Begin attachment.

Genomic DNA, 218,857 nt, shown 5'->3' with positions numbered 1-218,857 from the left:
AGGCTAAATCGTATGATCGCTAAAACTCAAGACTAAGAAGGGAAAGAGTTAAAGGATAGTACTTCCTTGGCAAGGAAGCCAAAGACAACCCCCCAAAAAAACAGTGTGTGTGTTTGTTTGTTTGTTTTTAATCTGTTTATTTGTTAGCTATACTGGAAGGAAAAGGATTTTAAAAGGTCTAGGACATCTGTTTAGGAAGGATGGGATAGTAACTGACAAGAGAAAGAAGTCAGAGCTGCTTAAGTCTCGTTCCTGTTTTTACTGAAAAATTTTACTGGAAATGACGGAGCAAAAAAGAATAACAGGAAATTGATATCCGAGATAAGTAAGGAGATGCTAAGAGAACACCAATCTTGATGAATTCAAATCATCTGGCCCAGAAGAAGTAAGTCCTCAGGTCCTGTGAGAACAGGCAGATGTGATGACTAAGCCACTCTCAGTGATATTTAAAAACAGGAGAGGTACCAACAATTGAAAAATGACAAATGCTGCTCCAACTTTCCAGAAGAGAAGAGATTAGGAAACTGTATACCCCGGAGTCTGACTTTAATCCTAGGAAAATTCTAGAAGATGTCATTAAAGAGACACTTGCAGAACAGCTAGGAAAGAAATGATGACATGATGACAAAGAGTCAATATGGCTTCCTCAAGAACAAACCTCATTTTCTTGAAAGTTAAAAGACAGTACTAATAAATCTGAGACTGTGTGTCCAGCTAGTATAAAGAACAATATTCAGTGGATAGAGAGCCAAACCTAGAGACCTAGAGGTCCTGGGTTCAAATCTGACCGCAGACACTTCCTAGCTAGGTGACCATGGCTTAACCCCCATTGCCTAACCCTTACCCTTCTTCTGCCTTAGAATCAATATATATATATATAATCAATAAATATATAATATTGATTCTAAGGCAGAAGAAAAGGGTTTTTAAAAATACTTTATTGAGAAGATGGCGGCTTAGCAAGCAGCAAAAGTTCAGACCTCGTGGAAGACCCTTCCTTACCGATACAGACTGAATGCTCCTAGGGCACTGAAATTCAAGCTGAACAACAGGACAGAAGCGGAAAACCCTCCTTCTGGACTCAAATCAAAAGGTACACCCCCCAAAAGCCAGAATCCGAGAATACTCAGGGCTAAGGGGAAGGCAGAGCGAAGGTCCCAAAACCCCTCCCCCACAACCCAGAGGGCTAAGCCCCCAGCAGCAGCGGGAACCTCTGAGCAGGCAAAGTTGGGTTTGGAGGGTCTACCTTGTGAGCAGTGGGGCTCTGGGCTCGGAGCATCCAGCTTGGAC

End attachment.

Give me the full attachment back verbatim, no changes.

Genomic DNA, 218,857 nt, shown 5'->3' with positions numbered 1-218,857 from the left:
AGGCTAAATCGTATGATCGCTAAAACTCAAGACTAAGAAGGGAAAGAGTTAAAGGATAGTACTTCCTTGGCAAGGAAGCCAAAGACAACCCCCCAAAAAAACAGTGTGTGTGTTTGTTTGTTTGTTTTTAATCTGTTTATTTGTTAGCTATACTGGAAGGAAAAGGATTTTAAAAGGTCTAGGACATCTGTTTAGGAAGGATGGGATAGTAACTGACAAGAGAAAGAAGTCAGAGCTGCTTAAGTCTCGTTCCTGTTTTTACTGAAAAATTTTACTGGAAATGACGGAGCAAAAAAGAATAACAGGAAATTGATATCCGAGATAAGTAAGGAGATGCTAAGAGAACACCAATCTTGATGAATTCAAATCATCTGGCCCAGAAGAAGTAAGTCCTCAGGTCCTGTGAGAACAGGCAGATGTGATGACTAAGCCACTCTCAGTGATATTTAAAAACAGGAGAGGTACCAACAATTGAAAAATGACAAATGCTGCTCCAACTTTCCAGAAGAGAAGAGATTAGGAAACTGTATACCCCGGAGTCTGACTTTAATCCTAGGAAAATTCTAGAAGATGTCATTAAAGAGACACTTGCAGAACAGCTAGGAAAGAAATGATGACATGATGACAAAGAGTCAATATGGCTTCCTCAAGAACAAACCTCATTTTCTTGAAAGTTAAAAGACAGTACTAATAAATCTGAGACTGTGTGTCCAGCTAGTATAAAGAACAATATTCAGTGGATAGAGAGCCAAACCTAGAGACCTAGAGGTCCTGGGTTCAAATCTGACCGCAGACACTTCCTAGCTAGGTGACCATGGCTTAACCCCCATTGCCTAACCCTTACCCTTCTTCTGCCTTAGAATCAATATATATATATATAATCAATAAATATATAATATTGATTCTAAGGCAGAAGAAAAGGGTTTTTAAAAATACTTTATTGAGAAGATGGCGGCTTAGCAAGCAGCAAAAGTTCAGACCTCGTGGAAGACCCTTCCTTACCGATACAGACTGAATGCTCCTAGGGCACTGAAATTCAAGCTGAACAACAGGACAGAAGCGGAAAACCCTCCTTCTGGACTCAAATCAAAAGGTACACCCCCCAAAAGCCAGAATCCGAGAATACTCAGGGCTAAGGGGAAGGCAGAGCGAAGGTCCCAAAACCCCTCCCCCACAACCCAGAGGGCTAAGCCCCCAGCAGCAGCGGGAACCTCTGAGCAGGCAAAGTTGGGTTTGGAGGGTCTACCTTGTGAGCAGTGGGGCTCTGGGCTCGGAGCATCCAGCTTGGAC